David N. Dinkins, the first Black mayor of New York City, passed away on Monday night at his Upper East Side home, Mayor Bill de Blasio confirmed to The New York Times. 

The historic mayor's death follows the passing of his wife, Joyce, who died on October 11, according to CNN. 

Dinkins represented one of the peaks of Harlem's political power in New York City and he spent decades fighting for housing, economic equality and social justice

But his term in office was also marred by openly racist attacks by his opponents and he was eventually unseated in a racially vitriolic campaign led by his longtime political nemesis, Rudy Giuliani.

Dinkins got his start in politics after serving in the U.S. Marines and getting his law degree from Brooklyn College in 1956. Throughout his career, he served in the New York State Assembly, as president of the New York City Board of Elections, and as Manhattan borough president in 1985, eventually unseating Mayor Ed Koch in the 1989 Democratic primary. He went on to narrowly beat Giuliani in the race, but his administration was almost immediately forced to address a series of crises.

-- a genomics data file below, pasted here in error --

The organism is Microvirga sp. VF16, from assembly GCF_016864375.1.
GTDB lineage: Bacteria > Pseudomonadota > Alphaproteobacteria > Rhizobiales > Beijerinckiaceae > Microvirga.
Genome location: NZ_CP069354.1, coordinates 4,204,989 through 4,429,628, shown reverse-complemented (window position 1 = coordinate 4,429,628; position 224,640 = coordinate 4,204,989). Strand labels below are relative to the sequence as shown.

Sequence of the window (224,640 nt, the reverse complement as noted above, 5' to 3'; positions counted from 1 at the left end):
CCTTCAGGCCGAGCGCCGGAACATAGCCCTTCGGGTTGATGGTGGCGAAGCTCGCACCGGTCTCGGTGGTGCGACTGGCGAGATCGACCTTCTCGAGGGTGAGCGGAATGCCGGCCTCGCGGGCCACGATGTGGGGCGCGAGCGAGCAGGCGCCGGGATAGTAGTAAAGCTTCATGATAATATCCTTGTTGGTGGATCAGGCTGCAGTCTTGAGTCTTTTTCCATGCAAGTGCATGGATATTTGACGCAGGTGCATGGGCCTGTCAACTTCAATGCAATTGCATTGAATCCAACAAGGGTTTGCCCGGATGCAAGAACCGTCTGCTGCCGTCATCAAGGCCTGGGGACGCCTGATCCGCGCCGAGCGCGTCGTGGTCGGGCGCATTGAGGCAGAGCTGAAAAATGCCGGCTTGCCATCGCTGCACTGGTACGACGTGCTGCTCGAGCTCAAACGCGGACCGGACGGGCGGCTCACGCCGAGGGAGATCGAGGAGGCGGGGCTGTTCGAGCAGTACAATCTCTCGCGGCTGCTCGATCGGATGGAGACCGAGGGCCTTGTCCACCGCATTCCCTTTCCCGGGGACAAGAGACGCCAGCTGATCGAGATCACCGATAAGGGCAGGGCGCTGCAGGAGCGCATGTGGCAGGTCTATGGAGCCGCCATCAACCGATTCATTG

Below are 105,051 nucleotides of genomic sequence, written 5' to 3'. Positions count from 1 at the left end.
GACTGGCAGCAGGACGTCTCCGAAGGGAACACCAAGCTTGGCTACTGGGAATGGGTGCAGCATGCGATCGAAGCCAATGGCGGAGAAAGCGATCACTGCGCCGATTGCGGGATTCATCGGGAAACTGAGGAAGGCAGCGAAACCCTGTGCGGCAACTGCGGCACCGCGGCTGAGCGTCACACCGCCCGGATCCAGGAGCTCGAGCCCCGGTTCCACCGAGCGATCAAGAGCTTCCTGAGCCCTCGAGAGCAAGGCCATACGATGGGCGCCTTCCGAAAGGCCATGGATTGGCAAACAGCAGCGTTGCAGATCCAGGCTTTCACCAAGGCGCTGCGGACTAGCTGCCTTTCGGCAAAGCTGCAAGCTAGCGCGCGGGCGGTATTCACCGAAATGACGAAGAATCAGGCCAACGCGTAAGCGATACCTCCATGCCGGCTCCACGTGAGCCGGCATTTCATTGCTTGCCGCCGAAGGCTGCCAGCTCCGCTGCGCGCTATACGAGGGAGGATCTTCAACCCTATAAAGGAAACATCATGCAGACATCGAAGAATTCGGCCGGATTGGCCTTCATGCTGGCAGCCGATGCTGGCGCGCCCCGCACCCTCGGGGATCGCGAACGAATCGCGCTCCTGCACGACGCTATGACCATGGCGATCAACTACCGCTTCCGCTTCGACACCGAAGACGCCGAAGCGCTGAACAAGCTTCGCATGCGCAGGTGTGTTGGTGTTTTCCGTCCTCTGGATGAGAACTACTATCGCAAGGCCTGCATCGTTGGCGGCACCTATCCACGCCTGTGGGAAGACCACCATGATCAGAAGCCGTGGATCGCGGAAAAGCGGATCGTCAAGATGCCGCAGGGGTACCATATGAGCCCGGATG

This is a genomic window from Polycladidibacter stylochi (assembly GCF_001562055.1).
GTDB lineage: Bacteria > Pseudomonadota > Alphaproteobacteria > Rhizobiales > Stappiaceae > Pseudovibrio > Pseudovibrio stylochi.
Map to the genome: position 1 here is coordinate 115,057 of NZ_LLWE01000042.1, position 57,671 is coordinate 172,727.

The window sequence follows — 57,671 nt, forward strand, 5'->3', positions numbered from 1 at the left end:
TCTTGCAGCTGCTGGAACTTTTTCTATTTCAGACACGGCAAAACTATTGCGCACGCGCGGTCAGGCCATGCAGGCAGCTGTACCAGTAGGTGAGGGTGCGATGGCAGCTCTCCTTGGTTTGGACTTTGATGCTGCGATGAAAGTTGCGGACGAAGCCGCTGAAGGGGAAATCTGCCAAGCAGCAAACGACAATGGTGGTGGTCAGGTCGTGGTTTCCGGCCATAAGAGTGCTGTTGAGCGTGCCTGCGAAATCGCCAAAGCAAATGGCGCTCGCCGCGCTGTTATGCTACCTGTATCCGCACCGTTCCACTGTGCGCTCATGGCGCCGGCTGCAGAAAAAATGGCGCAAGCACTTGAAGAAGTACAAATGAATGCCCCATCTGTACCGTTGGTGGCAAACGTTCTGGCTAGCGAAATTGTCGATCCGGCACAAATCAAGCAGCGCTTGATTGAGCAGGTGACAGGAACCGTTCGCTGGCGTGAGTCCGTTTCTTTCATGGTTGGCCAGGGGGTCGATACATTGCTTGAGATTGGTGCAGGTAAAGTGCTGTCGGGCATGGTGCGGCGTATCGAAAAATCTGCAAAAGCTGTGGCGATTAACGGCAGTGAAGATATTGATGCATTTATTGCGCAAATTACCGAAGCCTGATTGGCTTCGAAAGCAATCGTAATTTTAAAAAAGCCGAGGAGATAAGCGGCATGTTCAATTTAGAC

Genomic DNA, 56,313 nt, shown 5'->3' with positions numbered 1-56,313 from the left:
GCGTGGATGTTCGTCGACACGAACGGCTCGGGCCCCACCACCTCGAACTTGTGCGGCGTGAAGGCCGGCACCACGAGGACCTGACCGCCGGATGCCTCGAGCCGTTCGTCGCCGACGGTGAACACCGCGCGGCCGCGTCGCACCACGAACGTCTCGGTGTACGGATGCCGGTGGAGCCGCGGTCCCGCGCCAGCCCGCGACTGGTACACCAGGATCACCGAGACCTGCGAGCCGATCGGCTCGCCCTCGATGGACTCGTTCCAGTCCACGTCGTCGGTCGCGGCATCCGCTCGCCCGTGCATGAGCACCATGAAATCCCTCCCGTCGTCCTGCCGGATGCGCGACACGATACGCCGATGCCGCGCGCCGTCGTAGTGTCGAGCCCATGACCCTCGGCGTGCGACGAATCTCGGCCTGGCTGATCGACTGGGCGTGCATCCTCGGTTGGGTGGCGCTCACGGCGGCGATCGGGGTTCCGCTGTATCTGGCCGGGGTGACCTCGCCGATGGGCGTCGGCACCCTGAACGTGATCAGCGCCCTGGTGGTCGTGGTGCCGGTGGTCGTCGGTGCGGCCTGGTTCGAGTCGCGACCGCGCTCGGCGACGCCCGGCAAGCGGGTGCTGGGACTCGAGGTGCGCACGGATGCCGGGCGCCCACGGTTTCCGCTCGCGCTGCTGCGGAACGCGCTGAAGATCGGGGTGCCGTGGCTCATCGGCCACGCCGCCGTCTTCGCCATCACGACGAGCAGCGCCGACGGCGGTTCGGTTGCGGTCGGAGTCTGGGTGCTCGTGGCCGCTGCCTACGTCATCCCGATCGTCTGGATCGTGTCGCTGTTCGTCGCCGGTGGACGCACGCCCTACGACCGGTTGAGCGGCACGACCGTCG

His calm, respectful demeanor made him beloved by many New Yorkers, but the relentless racial attacks on his leadership, often led by Giuliani, plagued his term in office. His efforts to increase housing, address the AIDS crisis and heal racial divisions were impaired by events largely out of his control. Elected in the same year as the infamous Central Park rape case and the killing of Black teen Yusuf K. Hawkins, Dinkins had inherited a city with a record high murder rate while the country was going through a recession.


Giuliani stoked racial animus against Dinkins and even led a police riot in front of City Hall where officers shouted slurs at Black politicians and blamed the mayor for racial strife in the city. Many online noted the eerie similarities between the battles fought by Dinkins and Giuliani and those between former President Barack Obama and President Donald Trump